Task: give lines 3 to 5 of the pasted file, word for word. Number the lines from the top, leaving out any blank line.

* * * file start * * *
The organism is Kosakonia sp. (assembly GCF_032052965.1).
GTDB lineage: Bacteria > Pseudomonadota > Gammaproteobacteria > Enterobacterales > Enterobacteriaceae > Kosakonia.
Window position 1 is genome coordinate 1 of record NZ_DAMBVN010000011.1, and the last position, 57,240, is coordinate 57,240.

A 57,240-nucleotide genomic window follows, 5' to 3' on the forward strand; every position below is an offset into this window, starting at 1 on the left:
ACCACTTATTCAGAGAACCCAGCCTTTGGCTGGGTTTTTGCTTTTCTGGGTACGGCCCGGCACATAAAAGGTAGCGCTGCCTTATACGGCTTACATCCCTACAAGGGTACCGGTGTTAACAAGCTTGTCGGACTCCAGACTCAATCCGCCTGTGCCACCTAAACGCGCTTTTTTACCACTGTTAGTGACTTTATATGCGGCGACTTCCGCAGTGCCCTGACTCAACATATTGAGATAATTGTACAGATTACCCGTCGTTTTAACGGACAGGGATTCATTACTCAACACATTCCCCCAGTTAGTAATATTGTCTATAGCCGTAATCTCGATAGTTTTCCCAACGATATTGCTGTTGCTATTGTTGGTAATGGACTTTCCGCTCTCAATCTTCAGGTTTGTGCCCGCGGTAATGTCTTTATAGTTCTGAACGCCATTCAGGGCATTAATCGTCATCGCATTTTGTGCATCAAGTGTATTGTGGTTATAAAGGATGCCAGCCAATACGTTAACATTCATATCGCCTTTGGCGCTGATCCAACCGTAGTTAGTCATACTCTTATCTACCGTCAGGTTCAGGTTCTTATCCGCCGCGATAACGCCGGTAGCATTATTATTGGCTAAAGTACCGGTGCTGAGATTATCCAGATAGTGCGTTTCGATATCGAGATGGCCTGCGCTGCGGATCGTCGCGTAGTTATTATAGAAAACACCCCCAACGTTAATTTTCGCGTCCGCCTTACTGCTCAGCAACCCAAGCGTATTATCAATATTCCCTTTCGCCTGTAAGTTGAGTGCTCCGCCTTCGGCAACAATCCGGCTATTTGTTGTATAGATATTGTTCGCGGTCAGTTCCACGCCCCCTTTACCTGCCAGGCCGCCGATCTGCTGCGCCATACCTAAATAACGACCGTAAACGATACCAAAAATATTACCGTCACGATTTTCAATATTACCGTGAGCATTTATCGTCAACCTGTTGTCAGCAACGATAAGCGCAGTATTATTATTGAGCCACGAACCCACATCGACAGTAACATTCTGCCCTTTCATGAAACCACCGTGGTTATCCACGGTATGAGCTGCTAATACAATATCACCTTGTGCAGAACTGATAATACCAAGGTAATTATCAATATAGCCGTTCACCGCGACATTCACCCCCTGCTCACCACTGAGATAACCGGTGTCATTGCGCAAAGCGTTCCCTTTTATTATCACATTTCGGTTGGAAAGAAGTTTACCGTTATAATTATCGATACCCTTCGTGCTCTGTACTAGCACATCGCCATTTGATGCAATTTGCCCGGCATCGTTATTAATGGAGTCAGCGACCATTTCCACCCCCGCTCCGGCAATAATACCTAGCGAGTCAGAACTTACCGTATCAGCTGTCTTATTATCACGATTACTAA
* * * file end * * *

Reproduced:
Window position 1 is genome coordinate 1 of record NZ_DAMBVN010000011.1, and the last position, 57,240, is coordinate 57,240.

A 57,240-nucleotide genomic window follows, 5' to 3' on the forward strand; every position below is an offset into this window, starting at 1 on the left:
ACCACTTATTCAGAGAACCCAGCCTTTGGCTGGGTTTTTGCTTTTCTGGGTACGGCCCGGCACATAAAAGGTAGCGCTGCCTTATACGGCTTACATCCCTACAAGGGTACCGGTGTTAACAAGCTTGTCGGACTCCAGACTCAATCCGCCTGTGCCACCTAAACGCGCTTTTTTACCACTGTTAGTGACTTTATATGCGGCGACTTCCGCAGTGCCCTGACTCAACATATTGAGATAATTGTACAGATTACCCGTCGTTTTAACGGACAGGGATTCATTACTCAACACATTCCCCCAGTTAGTAATATTGTCTATAGCCGTAATCTCGATAGTTTTCCCAACGATATTGCTGTTGCTATTGTTGGTAATGGACTTTCCGCTCTCAATCTTCAGGTTTGTGCCCGCGGTAATGTCTTTATAGTTCTGAACGCCATTCAGGGCATTAATCGTCATCGCATTTTGTGCATCAAGTGTATTGTGGTTATAAAGGATGCCAGCCAATACGTTAACATTCATATCGCCTTTGGCGCTGATCCAACCGTAGTTAGTCATACTCTTATCTACCGTCAGGTTCAGGTTCTTATCCGCCGCGATAACGCCGGTAGCATTATTATTGGCTAAAGTACCGGTGCTGAGATTATCCAGATAGTGCGTTTCGATATCGAGATGGCCTGCGCTGCGGATCGTCGCGTAGTTATTATAGAAAACACCCCCAACGTTAATTTTCGCGTCCGCCTTACTGCTCAGCAACCCAAGCGTATTATCAATATTCCCTTTCGCCTGTAAGTTGAGTGCTCCGCCTTCGGCAACAATCCGGCTATTTGTTGTATAGATATTGTTCGCGGTCAGTTCCACGCCCCCTTTACCTGCCAGGCCGCCGATCTGCTGCGCCATACCTAAATAACGACCGTAAACGATACCAAAAATATTACCGTCACGATTTTCAATATTACCGTGAGCATTTATCGTCAACCTGTTGTCAGCAACGATAAGCGCAGTATTATTATTGAGCCACGAACCCACATCGACAGTAACATTCTGCCCTTTCATGAAACCACCGTGGTTATCCACGGTATGAGCTGCTAATACAATATCACCTTGTGCAGAACTGATAATACCAAGGTAATTATCAATATAGCCGTTCACCGCGACATTCACCCCCTGCTCACCACTGAGATAACCGGTGTCATTGCGCAAAGCGTTCCCTTTTATTATCACATTTCGGTTGGAAAGAAGTTTACCGTTATAATTATCGATACCCTTCGTGCTCTGTACTAGCACATCGCCATTTGATGCAATTTGCCCGGCATCGTTATTAATGGAGTCAGCGACCATTTCCACCCCCGCTCCGGCAATAATACCTAGCGAGTCAGAACTTACCGTATCAGCTGTCTTATTATCACGATTACTAA